24 Feb G Day Story: Madeline Ell
What was life like for you as a 10-12 year old girl?
As a young girl, my days were filled with music and dancing, friends and countless family members, but also fraught with a lot of worry. I struggled with a debilitating fear of getting sick. My anxieties and inside thoughts were sometimes so strong that they controlled my every move. I remember playing sports and singing in choirs, I remember being a competitive dancer and playing the trumpet and loving being on stage. I knew that as a young girl I had more opportunities than my mum had, than my Grandma had or my Great Grandma had – But I always had this chirping voice in my head, a constant worry about how far away flu seasons was or whether anyone else had touched the food I was about to eat. For me, I never considered becoming a woman or getting my period scary just because it was a change and something new, for me I was simply scared to use the public bathroom. Despite my inner challenges, I know that being 10 or 11 or 12 was also the time in my life when I had the most opportunities to try. It was at this time that I developed one of my most cherished traits of being willing to try ANYTHING which has made me who I am today. I was fortunate to have a family and community support system that was so carefully woven around me that luckily, I started to learn that there was a world out there beyond my fears and I wanted to be in it.
What do you think is important about G Day?
G Day is important because it gives girls the opportunity to be 10 or 11 or 12 or whatever age they are RIGHT NOW and not worry about the future yet. It’s an opportunity to learn that you’re not alone and that there are other girls out there that maybe don’t go to your school or aren’t in your dance class, but they’re going through the same things as you are. On a larger scale, G Day is important because it’s an opportunity to build community – something that is slowly being lost in our modern world. It’s critical to teach young girls the importance of a sisterhood and a larger role within their community and it is essential to remind champions about this too. We must all champion our own children but also other peoples children – and truly become the village.
What pieces of advice might you have for your adolescent self?
I always wish I could tell my younger self to worry less. I wish my younger self knew that in time, she would develop all of the coping mechanisms that she needed to get through the day or through the flu season. I wish I could tell her that it’s okay to leap – a net will always appear.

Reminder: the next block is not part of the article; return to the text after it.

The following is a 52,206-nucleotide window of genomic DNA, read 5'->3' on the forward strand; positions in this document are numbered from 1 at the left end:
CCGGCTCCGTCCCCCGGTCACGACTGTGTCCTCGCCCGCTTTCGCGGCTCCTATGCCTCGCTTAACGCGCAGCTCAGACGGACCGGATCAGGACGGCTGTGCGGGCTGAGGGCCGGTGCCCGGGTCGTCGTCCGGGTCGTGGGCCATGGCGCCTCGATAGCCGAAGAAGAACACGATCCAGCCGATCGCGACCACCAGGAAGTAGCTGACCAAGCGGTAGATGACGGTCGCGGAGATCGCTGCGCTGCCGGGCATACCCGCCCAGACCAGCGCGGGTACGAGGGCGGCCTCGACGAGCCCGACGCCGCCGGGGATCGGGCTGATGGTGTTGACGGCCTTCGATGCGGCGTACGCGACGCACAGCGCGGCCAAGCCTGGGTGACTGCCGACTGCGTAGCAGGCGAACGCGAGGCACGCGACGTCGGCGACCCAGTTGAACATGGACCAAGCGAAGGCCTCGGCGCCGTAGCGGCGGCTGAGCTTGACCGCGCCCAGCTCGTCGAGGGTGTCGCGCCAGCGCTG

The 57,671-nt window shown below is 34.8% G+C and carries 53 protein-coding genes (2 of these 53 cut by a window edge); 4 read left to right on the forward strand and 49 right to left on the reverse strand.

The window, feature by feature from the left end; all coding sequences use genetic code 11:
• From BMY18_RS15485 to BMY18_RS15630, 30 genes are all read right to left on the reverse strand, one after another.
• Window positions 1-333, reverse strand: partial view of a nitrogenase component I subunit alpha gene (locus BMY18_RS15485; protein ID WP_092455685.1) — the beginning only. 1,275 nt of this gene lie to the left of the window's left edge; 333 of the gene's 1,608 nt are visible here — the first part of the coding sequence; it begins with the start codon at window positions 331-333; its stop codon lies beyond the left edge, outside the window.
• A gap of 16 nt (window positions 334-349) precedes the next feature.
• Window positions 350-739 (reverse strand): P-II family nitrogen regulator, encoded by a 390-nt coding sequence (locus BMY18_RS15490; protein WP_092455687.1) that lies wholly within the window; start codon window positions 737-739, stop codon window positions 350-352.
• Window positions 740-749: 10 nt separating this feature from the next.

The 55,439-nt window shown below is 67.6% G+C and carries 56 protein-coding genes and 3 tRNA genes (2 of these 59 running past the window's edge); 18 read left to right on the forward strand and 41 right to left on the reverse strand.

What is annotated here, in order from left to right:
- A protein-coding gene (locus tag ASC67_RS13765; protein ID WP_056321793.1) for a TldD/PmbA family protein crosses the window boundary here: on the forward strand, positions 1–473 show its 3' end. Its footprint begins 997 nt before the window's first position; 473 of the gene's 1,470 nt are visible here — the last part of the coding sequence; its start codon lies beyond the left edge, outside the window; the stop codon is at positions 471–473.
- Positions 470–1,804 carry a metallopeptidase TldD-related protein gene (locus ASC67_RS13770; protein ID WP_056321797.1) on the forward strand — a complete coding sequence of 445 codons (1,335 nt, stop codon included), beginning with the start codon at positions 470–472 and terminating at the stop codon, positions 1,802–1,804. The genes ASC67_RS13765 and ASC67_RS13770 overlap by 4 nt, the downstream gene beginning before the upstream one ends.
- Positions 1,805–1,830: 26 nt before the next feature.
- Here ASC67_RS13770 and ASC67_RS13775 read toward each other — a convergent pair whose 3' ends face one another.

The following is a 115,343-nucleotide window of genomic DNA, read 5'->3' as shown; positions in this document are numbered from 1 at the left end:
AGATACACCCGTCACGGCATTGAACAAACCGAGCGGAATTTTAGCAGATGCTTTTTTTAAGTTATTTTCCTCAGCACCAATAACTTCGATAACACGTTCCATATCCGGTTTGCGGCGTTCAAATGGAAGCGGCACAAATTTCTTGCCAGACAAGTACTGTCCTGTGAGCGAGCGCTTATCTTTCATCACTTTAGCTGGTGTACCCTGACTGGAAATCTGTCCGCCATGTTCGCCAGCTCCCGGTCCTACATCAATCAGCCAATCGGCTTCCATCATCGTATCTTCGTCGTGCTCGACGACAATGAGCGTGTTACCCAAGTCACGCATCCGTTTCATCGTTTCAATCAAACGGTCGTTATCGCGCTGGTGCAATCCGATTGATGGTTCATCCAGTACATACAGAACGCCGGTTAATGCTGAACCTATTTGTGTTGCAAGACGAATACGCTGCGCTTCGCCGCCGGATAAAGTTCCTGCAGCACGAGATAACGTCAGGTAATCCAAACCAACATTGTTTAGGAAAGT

Care to share a brief bio of who you are today?
I left home and embarked on my adult journey at 19 and never looked back. Today, I’m a storyteller of sorts. I strive to stay spongey – like when I was young, able to absorb information, experiences and the intricacies of our world and never get full. I work with organizations and companies of all sorts telling their stories through digital mediums and learning about business through their guidance. I’ve traveled the world, fallen in love, cried on my birthday, jumped in the freezing ocean in the middle of winter and started 3 small companies on my own. I believe in positive disruption of the “norm” and that “everything in moderation, including moderation” is Grandma advice never to be forgotten.
Madeline Ell is Calgary 2016’s Community Leader. Born and raised in Calgary, Madeline knows what it’s like to be a young girl in Calgary and all of the wonderful opportunities for youth that the growing city has to offer. She’s been part of choirs, sports clubs, theatre, education programs, The Calgary Youth Orchestra, the bands of Calgary and the Calgary Stampede from the time she was 3 years old. Madeline believes that no girl should be left behind and similarly, no memory should be left behind without being documented. Her technical speciality lies in virtually every stage of video production but at heart, she’s a memory holder and storyteller. If you’re interested in becoming involved with G Day Calgary, please contact Madeline at firstname.lastname@example.org and/or fill out the volunteer application form.